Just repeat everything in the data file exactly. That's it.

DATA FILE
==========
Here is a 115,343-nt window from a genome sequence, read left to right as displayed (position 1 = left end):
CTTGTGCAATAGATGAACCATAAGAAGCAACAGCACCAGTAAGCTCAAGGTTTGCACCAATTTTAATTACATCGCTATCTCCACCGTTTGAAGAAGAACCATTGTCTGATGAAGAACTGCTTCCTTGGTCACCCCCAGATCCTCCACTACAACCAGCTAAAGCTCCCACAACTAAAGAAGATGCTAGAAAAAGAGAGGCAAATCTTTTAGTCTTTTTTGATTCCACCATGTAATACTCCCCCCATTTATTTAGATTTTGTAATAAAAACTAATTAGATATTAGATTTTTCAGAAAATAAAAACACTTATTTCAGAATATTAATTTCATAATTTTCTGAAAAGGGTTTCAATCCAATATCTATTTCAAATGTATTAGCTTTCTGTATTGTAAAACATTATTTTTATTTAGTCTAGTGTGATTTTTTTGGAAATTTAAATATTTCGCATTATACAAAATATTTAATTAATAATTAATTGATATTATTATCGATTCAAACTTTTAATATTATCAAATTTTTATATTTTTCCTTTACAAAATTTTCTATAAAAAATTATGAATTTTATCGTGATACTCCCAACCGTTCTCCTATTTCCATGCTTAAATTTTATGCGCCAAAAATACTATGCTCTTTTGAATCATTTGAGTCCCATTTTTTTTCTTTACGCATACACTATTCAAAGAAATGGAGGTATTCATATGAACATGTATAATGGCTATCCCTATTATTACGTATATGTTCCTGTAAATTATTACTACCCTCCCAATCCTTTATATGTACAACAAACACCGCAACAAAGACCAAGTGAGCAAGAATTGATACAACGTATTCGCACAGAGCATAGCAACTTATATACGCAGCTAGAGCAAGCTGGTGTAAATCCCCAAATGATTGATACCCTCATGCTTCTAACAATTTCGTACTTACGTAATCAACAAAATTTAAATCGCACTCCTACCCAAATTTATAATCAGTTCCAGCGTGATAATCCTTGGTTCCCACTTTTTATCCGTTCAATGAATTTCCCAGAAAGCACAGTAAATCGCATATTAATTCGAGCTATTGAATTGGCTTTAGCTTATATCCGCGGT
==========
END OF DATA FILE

Here is a 115,343-nt window from a genome sequence, read left to right as displayed (position 1 = left end):
CTTGTGCAATAGATGAACCATAAGAAGCAACAGCACCAGTAAGCTCAAGGTTTGCACCAATTTTAATTACATCGCTATCTCCACCGTTTGAAGAAGAACCATTGTCTGATGAAGAACTGCTTCCTTGGTCACCCCCAGATCCTCCACTACAACCAGCTAAAGCTCCCACAACTAAAGAAGATGCTAGAAAAAGAGAGGCAAATCTTTTAGTCTTTTTTGATTCCACCATGTAATACTCCCCCCATTTATTTAGATTTTGTAATAAAAACTAATTAGATATTAGATTTTTCAGAAAATAAAAACACTTATTTCAGAATATTAATTTCATAATTTTCTGAAAAGGGTTTCAATCCAATATCTATTTCAAATGTATTAGCTTTCTGTATTGTAAAACATTATTTTTATTTAGTCTAGTGTGATTTTTTTGGAAATTTAAATATTTCGCATTATACAAAATATTTAATTAATAATTAATTGATATTATTATCGATTCAAACTTTTAATATTATCAAATTTTTATATTTTTCCTTTACAAAATTTTCTATAAAAAATTATGAATTTTATCGTGATACTCCCAACCGTTCTCCTATTTCCATGCTTAAATTTTATGCGCCAAAAATACTATGCTCTTTTGAATCATTTGAGTCCCATTTTTTTTCTTTACGCATACACTATTCAAAGAAATGGAGGTATTCATATGAACATGTATAATGGCTATCCCTATTATTACGTATATGTTCCTGTAAATTATTACTACCCTCCCAATCCTTTATATGTACAACAAACACCGCAACAAAGACCAAGTGAGCAAGAATTGATACAACGTATTCGCACAGAGCATAGCAACTTATATACGCAGCTAGAGCAAGCTGGTGTAAATCCCCAAATGATTGATACCCTCATGCTTCTAACAATTTCGTACTTACGTAATCAACAAAATTTAAATCGCACTCCTACCCAAATTTATAATCAGTTCCAGCGTGATAATCCTTGGTTCCCACTTTTTATCCGTTCAATGAATTTCCCAGAAAGCACAGTAAATCGCATATTAATTCGAGCTATTGAATTGGCTTTAGCTTATATCCGCGGT